Tag Archives: tutorial

Illicit Response

     Okay…. I’m not sure about the age of my audience. I drew this pretty quickly, so hopefully no one gets upset. Ready? Here we go…

    So as much as finished pieces gets all the glory, it’s the ground work that makes it all come together.

      I honestly was never one for sketching in the past. If I had an idea, I would just dive right in, no plan, just improvising as needed.

     But as I got further along in my career, I learned that having a plan isn’t necessarily a bad thing! It actually helps to know in advance what you’re doing. It helps in a lot of ways.

    For instance, I already knew โ€‹where my light source would come from. It made layering my skin tones a LOT simpler.

    Having a good layout helps with the speed I’m able to use here. I can reverse the image to make sure I have the balance needed.

    Now that I’m happy with it, I can begin to blend my colors and perform little tweaks that are required for the look I’m after.

     Now all I need to do is clean up my Image and give her shadows a little depth by cooling them off.

    A lot of these things become easier with time. Give them a try!

Recollect

    All of my favorite people seem to be either dead or out of my life in any meaningful way. That’s the kind of observation that can ruin your holidays!

I’m sure I’ll be fine.

     So last week I decided to do an online tutorial, live on Facebook. It was pretty successful; I had no idea so many people were interested in Prismacolor shading process for markers!

    A couple of people told me I had a unique look and wanted to know where I learned it. The school of trial and error was my reply. Sure, I’d like to be able to have the style of an Artgerm or Warren Luow, but I’m proud of coming up with my own solutions.

   Having said that, I often find myself inventing a wheel that already exists. But the process of finding and implementing the solution teaches me a lot.

     This will never end for me. I’ll always be learning something new and exciting in art. Always picking up a new technique. When I look at my old stuff all I see is what I did wrong! 

Rather than get discouraged, I take it to heart. If I wasn’t growing in both knowledge and experience, it would still seem fine to me. If your stuff from a few years back still looks great to you, you’re stagnating.๐Ÿ™

     While I’m content with the praise I received last week for this image, I know that next year I’ll cringe a little looking at it.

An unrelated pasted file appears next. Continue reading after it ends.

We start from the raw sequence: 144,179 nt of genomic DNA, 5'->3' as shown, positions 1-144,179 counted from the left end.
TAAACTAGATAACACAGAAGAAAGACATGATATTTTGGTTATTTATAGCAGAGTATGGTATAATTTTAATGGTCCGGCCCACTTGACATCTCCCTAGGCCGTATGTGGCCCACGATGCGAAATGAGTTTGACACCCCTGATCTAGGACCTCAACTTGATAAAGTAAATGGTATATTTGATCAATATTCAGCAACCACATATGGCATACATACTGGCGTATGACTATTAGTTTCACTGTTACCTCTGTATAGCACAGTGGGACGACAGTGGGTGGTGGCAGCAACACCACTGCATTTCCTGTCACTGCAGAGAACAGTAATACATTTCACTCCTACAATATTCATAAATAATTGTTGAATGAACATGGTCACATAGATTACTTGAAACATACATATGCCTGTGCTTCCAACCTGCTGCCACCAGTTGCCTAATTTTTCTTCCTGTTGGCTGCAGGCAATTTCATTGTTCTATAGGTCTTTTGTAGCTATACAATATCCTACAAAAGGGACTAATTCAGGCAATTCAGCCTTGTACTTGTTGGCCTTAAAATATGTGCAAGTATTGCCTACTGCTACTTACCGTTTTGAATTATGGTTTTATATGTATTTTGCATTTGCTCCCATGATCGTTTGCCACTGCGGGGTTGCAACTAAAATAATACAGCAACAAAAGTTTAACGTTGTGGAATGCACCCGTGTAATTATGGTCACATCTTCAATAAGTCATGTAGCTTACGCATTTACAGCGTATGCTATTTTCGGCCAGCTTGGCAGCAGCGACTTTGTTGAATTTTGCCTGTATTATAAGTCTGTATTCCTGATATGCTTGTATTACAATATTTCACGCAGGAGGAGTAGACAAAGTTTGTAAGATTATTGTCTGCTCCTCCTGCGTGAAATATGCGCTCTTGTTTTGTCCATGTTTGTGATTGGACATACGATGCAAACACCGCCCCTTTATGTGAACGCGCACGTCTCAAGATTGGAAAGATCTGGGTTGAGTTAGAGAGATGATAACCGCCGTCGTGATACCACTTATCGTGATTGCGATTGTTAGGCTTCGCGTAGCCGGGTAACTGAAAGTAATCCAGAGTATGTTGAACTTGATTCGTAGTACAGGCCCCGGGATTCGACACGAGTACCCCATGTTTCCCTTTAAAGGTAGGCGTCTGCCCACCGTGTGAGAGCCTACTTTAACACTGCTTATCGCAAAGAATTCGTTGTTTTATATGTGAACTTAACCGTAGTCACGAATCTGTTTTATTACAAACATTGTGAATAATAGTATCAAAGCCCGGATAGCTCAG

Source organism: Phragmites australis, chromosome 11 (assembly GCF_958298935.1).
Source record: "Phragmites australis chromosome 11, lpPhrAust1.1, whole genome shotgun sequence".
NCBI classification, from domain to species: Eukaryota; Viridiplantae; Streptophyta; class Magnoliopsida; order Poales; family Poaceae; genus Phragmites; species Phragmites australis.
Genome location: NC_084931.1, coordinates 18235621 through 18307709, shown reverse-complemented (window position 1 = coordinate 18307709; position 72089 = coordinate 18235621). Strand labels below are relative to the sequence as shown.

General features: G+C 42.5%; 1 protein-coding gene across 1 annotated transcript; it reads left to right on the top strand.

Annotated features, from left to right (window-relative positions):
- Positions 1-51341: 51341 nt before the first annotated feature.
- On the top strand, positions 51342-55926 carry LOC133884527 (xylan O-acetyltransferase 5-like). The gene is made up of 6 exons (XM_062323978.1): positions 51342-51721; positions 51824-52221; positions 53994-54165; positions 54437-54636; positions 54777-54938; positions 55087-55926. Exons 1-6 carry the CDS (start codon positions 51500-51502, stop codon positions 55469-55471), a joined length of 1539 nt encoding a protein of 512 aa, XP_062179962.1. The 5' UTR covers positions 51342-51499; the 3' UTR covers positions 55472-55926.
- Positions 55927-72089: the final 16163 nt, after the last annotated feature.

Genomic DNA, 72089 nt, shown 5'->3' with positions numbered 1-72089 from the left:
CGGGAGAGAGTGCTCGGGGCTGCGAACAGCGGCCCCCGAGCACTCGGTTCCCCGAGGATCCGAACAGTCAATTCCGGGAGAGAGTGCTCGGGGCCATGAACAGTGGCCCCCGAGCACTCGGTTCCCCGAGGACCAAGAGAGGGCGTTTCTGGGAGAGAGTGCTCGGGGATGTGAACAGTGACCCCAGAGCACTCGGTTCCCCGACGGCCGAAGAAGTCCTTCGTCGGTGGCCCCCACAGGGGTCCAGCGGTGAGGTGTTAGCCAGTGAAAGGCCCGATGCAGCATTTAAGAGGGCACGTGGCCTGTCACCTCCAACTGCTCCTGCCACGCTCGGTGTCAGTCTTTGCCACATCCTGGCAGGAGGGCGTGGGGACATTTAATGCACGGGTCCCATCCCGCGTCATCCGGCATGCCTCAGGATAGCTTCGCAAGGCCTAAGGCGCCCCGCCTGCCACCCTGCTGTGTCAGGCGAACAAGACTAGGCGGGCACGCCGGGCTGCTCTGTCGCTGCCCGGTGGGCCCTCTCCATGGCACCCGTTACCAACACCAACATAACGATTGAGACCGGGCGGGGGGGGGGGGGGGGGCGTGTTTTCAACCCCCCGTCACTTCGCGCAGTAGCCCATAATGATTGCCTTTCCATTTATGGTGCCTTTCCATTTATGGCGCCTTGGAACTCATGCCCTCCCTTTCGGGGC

It’s only natural.

Friends with Adversaries

    Sometimes I can slip in a picture at work and this is one of those times. Think of it as an art study, the kind teachers usually put on a person the middle of the room.

     The drawing itself wasn’t the hard part. I knew the translucent quality of the bottle was what would try to kick my ass, so I begin by gameplaninng it first.

     Of course I couldn’t ignore the headphones! Getting the textures right proved to be technically easy. Harder edges with more separation in values gave things that hard plastic sheen.

    Now came the bottle itself. I began by laying out my mids and leaving highs as page white for now…

    …after which I begin to add reflections by using a darker red. It gave the illusion of a highly reflective surface, which made for a good starting point.

     From there I chose the original color I used to create my mids to add gradation to the bottle. It helped create the outline of the other speaker, as well as the twist grooves for the cap.

   Finally I used Deco Peach to go over the entire thing and add a bit of glossiness to the bottle. A white gel pen created the lettering and logo and it was done!

    I hope you guys like the end result.๐Ÿ˜Š

Keep it Apart

       So with #inktober fast approaching, my apprehension about my upcoming project is high. While I believe in my abilities, it’s a pretty daunting task!

   Luckily for me, I’m used to producing results in a timely manner. This past year has left me with huge improvements in my skillset; the script writing was a new skill as well as inking. 

    Lots of artist will be participating this year, so I’m honestly excited about the prospect. Hopefully I impress a lot of people, but the experience will tell me a lot. 

    In the meantime, I’m wrapping up all the pending images I had to complete, like this one. Some people aren’t expecting theirs yet. Oh well… I’m not going to rush, but come Friday, I expect to have completed five.